In a letter to members of its award program, CEO Mike Edwards took pains to assure that nothing is changing for now (apart from store closings).

There is a Borders in my town, and it is not one of the approximately 200 stores targeted for closing. For those of you who have never subscribed to a print newspaper, or remember a time that you had to go to a big bookstore to find something that wasn’t today’s best seller — or who only know chain bookstores from your local mall — the quiet discovery possible in such a place isn’t something to give up lightly.

And related...

"A world tour of bookstore cafes"

What better place to check out a new city than a warm, welcoming bookstore?


Mark Vanhoenacker

February 6th, 2011

Los Angeles Times

After an espresso or two has kicked jet lag into the long grass, I find no better place to plot a course in a city than at an independent bookstore cafe. Many operate more as cultural and community centers than as businesses, with late hours and a medium-sized town's worth of on-site readings, tastings and concerts out of any weather that may be annoying you. Check out their posters and bulletin boards for options farther afield. And ask the staff: Bookstore cafes usually have a nicotine-tinged finger or two on a city's pulse.

Local patrons, too, tend to be welcoming and helpful even in the world's most frenzied metropolises. A bookstore cafe, after all, is the last place you'd go in a hurry.

Although bookstore cafes unlock the cultural life of the surrounding area, some are so special that they are destinations in their own right. In this sense, the world's finest bookstore cafe may well be the Montague Bookmill, housed in a marvelous 19th century structure above the Sawmill River in Montague, Mass.

The Bookmill is owned by screenwriter Susan Shilliday ("thirtysomething," "A Wrinkle in Time," "Legends of the Fall"), who relocated to western Massachusetts after three decades in Los Angeles. Once a regular at Santa Monica's 18th Street Coffee House and the now-shuttered Dutton's Brentwood Bookstore, Shilliday's daughter introduced her to the "shared secret" of the Bookmill (slogan: "Books you don't need in a place you can't find"). She found it to be the ideal place to write, read, socialize and caffeinate, and long dreamed that one day she'd see a "For Sale" sign outside. In 2007, she did.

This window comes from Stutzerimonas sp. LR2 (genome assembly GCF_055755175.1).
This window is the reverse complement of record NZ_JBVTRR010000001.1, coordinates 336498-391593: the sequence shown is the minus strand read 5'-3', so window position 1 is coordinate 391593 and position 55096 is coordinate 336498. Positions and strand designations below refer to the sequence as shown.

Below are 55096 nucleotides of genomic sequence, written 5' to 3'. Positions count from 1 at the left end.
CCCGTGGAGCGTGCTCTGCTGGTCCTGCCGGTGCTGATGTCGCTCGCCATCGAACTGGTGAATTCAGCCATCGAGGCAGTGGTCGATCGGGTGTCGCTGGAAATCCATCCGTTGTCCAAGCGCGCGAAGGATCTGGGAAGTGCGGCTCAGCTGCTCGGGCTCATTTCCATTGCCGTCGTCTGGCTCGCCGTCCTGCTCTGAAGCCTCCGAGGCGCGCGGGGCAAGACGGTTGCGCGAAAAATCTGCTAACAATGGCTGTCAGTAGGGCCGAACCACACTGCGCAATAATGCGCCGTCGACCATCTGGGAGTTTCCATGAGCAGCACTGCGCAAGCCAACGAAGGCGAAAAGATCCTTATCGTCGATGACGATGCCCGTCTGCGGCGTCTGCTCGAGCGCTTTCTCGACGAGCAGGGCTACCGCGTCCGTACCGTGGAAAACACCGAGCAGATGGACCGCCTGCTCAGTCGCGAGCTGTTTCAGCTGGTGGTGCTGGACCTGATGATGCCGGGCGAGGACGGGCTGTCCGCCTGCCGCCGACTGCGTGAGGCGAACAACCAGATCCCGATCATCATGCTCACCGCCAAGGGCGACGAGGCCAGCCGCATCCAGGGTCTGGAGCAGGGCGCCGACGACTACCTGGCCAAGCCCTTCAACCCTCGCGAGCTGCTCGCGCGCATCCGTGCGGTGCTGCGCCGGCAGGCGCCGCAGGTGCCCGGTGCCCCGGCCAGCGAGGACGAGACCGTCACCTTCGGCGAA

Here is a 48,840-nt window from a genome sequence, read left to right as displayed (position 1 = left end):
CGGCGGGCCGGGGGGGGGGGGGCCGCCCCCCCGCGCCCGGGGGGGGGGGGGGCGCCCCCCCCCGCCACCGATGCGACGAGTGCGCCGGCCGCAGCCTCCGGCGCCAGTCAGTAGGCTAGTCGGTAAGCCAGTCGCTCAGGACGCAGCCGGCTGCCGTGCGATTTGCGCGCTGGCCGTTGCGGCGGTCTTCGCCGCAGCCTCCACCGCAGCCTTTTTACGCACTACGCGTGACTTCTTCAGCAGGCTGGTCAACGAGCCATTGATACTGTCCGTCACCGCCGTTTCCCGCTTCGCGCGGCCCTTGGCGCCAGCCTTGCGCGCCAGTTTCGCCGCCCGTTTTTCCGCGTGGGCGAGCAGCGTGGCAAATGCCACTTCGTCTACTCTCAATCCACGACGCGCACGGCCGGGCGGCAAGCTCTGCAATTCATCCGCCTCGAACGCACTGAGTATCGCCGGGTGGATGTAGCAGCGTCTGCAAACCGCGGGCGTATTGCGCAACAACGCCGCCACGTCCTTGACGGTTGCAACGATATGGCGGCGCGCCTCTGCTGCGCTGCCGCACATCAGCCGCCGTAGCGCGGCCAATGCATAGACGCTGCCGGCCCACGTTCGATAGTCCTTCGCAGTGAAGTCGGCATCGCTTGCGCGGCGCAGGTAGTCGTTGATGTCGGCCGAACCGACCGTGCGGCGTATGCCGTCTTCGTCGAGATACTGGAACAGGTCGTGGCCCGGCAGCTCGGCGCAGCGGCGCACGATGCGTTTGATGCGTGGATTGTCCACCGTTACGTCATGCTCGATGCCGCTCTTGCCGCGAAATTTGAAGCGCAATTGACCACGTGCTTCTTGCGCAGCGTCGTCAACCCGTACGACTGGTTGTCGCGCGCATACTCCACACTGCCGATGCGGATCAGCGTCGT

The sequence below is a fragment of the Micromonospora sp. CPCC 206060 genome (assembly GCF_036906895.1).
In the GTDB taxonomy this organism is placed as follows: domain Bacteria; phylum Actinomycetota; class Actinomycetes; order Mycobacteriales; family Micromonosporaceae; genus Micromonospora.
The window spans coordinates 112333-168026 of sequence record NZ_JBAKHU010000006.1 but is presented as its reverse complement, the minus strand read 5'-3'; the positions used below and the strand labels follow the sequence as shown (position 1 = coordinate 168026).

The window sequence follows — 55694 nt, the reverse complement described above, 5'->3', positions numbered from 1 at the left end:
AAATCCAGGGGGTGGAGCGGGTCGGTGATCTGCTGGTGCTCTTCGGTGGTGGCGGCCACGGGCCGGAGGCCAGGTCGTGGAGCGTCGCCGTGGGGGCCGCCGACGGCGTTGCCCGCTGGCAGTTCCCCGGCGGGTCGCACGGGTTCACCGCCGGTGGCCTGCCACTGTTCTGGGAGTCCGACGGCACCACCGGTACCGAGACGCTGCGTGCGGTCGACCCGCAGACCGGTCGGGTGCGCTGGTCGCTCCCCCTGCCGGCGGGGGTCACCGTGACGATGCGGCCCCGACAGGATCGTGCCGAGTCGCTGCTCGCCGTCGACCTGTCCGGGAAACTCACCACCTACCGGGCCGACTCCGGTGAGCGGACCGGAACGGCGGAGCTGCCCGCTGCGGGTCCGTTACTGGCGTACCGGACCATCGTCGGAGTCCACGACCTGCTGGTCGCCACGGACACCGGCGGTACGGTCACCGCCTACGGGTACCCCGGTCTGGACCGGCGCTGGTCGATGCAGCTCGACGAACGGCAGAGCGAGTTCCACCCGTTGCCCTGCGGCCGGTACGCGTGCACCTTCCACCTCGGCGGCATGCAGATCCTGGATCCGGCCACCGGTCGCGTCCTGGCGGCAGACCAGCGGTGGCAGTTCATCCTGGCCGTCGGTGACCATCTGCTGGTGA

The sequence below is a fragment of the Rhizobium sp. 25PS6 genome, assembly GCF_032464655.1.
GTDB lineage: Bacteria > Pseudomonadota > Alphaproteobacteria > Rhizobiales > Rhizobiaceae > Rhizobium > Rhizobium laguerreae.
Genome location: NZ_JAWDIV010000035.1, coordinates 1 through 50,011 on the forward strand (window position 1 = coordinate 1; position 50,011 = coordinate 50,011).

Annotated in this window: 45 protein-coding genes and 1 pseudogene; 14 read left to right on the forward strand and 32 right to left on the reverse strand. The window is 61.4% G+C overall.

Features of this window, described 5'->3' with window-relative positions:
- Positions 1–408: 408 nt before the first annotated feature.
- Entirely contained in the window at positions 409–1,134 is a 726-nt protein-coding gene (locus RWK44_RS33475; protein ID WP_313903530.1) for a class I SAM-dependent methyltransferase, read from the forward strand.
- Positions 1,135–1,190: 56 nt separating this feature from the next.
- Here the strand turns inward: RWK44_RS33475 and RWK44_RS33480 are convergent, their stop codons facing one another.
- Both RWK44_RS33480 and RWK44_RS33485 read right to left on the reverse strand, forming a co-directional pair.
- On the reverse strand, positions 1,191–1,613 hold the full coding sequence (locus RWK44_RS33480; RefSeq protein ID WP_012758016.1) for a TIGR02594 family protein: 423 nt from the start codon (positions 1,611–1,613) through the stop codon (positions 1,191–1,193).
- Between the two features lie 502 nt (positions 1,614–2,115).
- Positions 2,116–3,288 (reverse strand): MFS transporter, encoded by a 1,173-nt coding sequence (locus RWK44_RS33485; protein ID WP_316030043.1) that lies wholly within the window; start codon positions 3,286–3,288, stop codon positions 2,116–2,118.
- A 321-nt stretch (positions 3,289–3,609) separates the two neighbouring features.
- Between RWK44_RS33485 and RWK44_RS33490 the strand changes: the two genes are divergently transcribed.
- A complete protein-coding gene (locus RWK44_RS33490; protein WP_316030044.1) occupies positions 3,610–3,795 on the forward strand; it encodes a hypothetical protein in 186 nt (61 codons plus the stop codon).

The Bookmill offers used books as well as the usual poetry readings, happy staff and hummus plates. And the area's unexpectedly vibrant music scene fills it with concerts and its windows with posters. Yet the life of the Bookmill — as much as the coffee, the books and the music — is the Sawmill River, visible at every turn. In spring it surges with snowmelt, and in summer the sight and sound of it cool the hottest afternoons. By October, the famous New England foliage blows over the mill and into the rushing waters.

But the Bookmill is most magical in the heart of winter. If snowflakes aren't tumbling into the half-frozen rapids, pale sunlight filters through the bare trees and old windows onto the mill's charactered wood surfaces. The mill has many corners — grab a hot chocolate and find one for yourself. Read, chat or simply listen to the voices in the cafe, the river running under the ice outside and the pages turning all around you.

The Trident Booksellers & Cafe on Newbury Street in Boston — the Puritans' snow-dusted answer to Rodeo Drive — isn't the most obvious venue for an establishment aiming to exemplify a "Buddhist notion of right livelihood." But owner Bernard Flynn wanted to offer customers "the opportunity to connect to others or to be alone … in a space that's open and warmhearted."

His longstanding success, as chain bookstores and cafes rise and fall around him, owes much to the eclectic mix of books that Flynn has been handcrafting for 34 years. His broad-mindedness carries over to the cafe menu, which includes the Truck Stop Special (one pancake, home fries, sausage, two eggs and toast) and Tibetan vegetarian dumplings, and an award-winning newsstand that encompasses reading materials as diverse as National Review and Reiki News.

Establishments along Trident's lines are a natural fit for Boston, Washington, D.C., and Seattle. But in rural America too, travelers are discovering bookstore cafes and their unexpectedly vibrant cultural resources. Explorers on the back roads of eastern Arizona, for example, may find themselves in the town of Payson, about 80 miles northeast of Phoenix. A wrong turn or two after the Wal-Mart will bring them to East West Exchange, a charming and friendly establishment that's an ideal place to pause on a road trip.